Each PAeL was painted with their official insignia on their chest. It was based on the Army Air Corp insignia at the time. A red gear with thirteen teeth, inside a with five pointed star, and a blue surround. The thirteen teeth are for the thirteen original colonies. The colors, red, white and blue are the colors of the flag. The basic design shows the US Army original sponsorship of the project. Their vehicles, equipment and even flags and guidons often carried this insignia. Human PAeL troops often, unofficially, wore metal versions as their branch insignia.
While they could not learn how to make the control boxes and sensor units, the assistants did learn how to make some of the sub-assemblies that went into the control boxes and particularly the sensor units. With their help production rates were increased from ten to twelve per day to an average of 36 units per day. Two technicians were also assigned to an on the job training with Dr. Handricksen to begin the years of training needed to make the units on their own. Over 30,000 PAeL units were known to have been produced during the war with some estimates of almost 50,000 units.
They worked five days per week but took off every weekend. The work was tedious and difficult and production fell off after about ten hours. Two full days were required for recovery so the eyestrain and hands were calm enough to resume work for the week. Dr. Handricksen was fifty-five years old when he founded the company and the strain of wartime production was taking its toll on him.
In November, 1941, a provisional platoon was shipped to the Philippines. The unit consisted of four 6 man squads, each with 5 automatons. The platoon headquarters was nine humans, including two technicians from the US Automaton Corporation as advisors. The automatons were still secret which limited what they could do and so initially they were kept at Ft. Frank, on Carabao, one of the fortified islands in Manila Bay. They were mostly employed as stevedores and digging fortifications and filling sandbags.
The automatons naturally did not suffer from disease, but their human counterparts began to drop like flies soon after their arrival in the Philippines. The thirty-three humans were reduced to only fourteen by the beginning of February, 1942 due to disease, wounds and accidents. Since each automaton required a human PAL to operate, the unit was significantly degraded.
As the humans were stricken by disease, the automatons began to fall victim to the damp. The USA Corp. representatives had been sending messages back, almost from the beginning, that the automatons were not able to resist the effects of climate and salt water on the island.
Corporation representatives on the Philippines made some changes and were able to keep many of the automatons running. Dr. Handricksen began redesign of the electrical components to be more salt water and rust resistant. The reports of poor salt water resistance caused both the Navy and the Marine Corp to lose interest in the project.
In an effort to salvage something from the project in the Philippines, the remaining soldiers and automatons were reorganized into one large squad of twelve men and the ten remaining functioning automatons. They deployed to Bataan and there is some evidence that they participated in combat patrols and may have encountered Japanese patrols. After a couple weeks all the troops and automatons were taken back to Carabao and then all the automatons, functioning or not were taken to Army headquarters on Corregidor Island.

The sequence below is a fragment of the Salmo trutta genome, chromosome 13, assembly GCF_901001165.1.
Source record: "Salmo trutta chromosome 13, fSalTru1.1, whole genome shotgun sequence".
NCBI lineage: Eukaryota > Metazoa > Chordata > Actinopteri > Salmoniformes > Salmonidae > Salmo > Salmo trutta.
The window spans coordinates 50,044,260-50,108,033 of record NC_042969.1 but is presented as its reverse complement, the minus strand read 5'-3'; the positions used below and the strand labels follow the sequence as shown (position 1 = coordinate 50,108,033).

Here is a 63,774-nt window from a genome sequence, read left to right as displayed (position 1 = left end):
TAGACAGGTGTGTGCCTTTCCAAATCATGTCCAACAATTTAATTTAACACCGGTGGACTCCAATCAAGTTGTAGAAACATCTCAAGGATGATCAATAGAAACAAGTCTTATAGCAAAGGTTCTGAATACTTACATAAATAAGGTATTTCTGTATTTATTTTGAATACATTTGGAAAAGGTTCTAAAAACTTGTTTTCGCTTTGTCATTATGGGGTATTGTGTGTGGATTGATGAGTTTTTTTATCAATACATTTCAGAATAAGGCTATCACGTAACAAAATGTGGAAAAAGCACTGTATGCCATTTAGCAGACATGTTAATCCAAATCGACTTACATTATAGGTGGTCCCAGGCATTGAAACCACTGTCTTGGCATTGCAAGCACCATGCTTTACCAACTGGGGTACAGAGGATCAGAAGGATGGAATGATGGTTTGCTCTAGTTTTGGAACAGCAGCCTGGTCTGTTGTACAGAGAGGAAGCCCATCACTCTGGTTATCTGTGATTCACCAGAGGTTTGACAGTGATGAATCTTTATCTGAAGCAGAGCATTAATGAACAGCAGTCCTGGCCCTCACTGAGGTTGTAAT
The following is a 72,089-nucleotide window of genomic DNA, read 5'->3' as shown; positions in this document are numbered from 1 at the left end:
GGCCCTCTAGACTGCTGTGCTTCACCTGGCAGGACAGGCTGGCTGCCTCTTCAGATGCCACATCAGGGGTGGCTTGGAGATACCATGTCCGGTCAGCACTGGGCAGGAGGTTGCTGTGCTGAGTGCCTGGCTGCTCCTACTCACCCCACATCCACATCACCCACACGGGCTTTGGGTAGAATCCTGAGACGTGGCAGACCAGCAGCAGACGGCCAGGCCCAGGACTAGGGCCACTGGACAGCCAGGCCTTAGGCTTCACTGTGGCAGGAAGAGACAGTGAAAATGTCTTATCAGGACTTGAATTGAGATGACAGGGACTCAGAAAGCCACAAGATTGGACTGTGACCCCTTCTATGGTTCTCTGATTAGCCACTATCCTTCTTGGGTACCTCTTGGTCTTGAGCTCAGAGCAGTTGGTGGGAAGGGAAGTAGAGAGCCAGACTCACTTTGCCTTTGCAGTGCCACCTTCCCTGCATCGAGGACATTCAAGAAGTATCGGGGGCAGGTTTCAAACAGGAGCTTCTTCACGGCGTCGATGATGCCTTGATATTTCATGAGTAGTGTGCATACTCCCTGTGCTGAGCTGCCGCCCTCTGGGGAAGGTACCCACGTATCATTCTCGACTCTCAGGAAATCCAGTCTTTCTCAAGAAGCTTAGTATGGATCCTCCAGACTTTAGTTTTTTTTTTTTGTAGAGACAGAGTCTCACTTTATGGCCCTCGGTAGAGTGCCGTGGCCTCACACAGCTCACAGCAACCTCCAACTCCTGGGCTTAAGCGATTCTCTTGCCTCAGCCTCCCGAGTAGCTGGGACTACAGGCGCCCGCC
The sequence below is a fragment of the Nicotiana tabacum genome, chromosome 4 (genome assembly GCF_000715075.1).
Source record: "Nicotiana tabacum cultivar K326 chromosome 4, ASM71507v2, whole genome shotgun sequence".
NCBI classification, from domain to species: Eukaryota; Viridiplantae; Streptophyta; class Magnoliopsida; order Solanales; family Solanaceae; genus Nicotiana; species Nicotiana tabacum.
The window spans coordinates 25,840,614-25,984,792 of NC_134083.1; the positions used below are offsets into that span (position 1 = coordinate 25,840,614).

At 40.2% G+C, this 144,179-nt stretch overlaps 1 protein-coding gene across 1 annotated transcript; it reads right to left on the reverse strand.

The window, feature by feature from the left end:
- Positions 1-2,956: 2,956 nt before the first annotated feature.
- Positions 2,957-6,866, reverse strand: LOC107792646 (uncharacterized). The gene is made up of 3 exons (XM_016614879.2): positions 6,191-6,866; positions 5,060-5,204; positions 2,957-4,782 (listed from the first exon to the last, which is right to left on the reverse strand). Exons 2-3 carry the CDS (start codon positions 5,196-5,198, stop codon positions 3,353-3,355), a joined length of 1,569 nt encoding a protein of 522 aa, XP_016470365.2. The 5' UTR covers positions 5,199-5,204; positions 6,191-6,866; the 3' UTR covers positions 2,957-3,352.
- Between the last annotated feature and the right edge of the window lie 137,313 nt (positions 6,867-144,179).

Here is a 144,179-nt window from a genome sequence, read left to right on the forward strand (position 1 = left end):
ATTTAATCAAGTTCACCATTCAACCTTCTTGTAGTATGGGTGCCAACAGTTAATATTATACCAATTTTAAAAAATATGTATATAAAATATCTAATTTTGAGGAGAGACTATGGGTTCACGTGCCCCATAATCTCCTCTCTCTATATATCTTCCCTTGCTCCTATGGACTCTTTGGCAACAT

General Douglas Mac Arthur himself praised the hard work of the soldiers in the Automation Platoon and requested more such soldiers for the defense of the Philippines. Saying in part in a secret communiqué: “The hard work and dedication of these soldiers and the enthusiasm they have for their electronic charges is truly inspirational. This command would welcome as many of these PAeL teams as can be sent.”
Despite the capture of over 50,000 US Army and Philippine troops all the automatons we evacuated from the island in a US Navy submarine, as ballast! The submarine made a short stop at Pearl Harbor where the automatons were removed, cleaned, crated and then sent back to the Navy base in Long Beach, California. The two USA Corp., technicians were able to return on the submarine with the information they had gathered. Corregidor fell only a week later.
From there they were picked up by USA Corp. employees and taken back to the factory for analysis and repair. Dr. Handricksen was able to make a few adjustments and solve the rusting and corrosion problems. This in turn further delayed the deployment of the automations on a large scale basis.
The USA Corp. sent another representative and twelve additional PAeL units to the Philippines. While enroute there, their aircraft put down at Wake Island with engine trouble. After unloading the cargo and the plane returned to Hawaii. The USA Corp. representative stayed with the PAeL charges, hoping to finish the trip to the Philippines or make use of them in the defense of Wake Island.
The contractor and the PAeL he had with him were never heard from again. There is no record of him being taken prisoner or of being removed from the island by friendly forces. No mention of PAeL soldiers is recorded from the records of Wake Island defenders, but that could be due to wartime secrecy. It is thought that the Japanese may have captured the twelve PAeL units, but there is no record that they captured them or what happened to them.